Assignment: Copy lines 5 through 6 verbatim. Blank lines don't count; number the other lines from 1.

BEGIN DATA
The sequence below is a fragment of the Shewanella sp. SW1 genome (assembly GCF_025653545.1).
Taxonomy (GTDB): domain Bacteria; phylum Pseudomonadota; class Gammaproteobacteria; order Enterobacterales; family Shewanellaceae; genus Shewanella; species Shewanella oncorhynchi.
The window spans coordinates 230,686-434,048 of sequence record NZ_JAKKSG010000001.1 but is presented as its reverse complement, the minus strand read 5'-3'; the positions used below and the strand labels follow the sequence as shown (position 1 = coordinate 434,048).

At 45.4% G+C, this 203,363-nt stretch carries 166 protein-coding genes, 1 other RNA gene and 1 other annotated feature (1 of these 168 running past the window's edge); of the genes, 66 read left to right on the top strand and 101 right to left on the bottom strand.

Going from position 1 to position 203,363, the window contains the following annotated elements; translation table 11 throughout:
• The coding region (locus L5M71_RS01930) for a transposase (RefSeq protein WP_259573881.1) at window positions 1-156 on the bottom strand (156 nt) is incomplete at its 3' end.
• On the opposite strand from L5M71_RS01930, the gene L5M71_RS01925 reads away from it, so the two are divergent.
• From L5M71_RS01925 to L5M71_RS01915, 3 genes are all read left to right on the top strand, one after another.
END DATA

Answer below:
Going from position 1 to position 203,363, the window contains the following annotated elements; translation table 11 throughout:
• The coding region (locus L5M71_RS01930) for a transposase (RefSeq protein WP_259573881.1) at window positions 1-156 on the bottom strand (156 nt) is incomplete at its 3' end.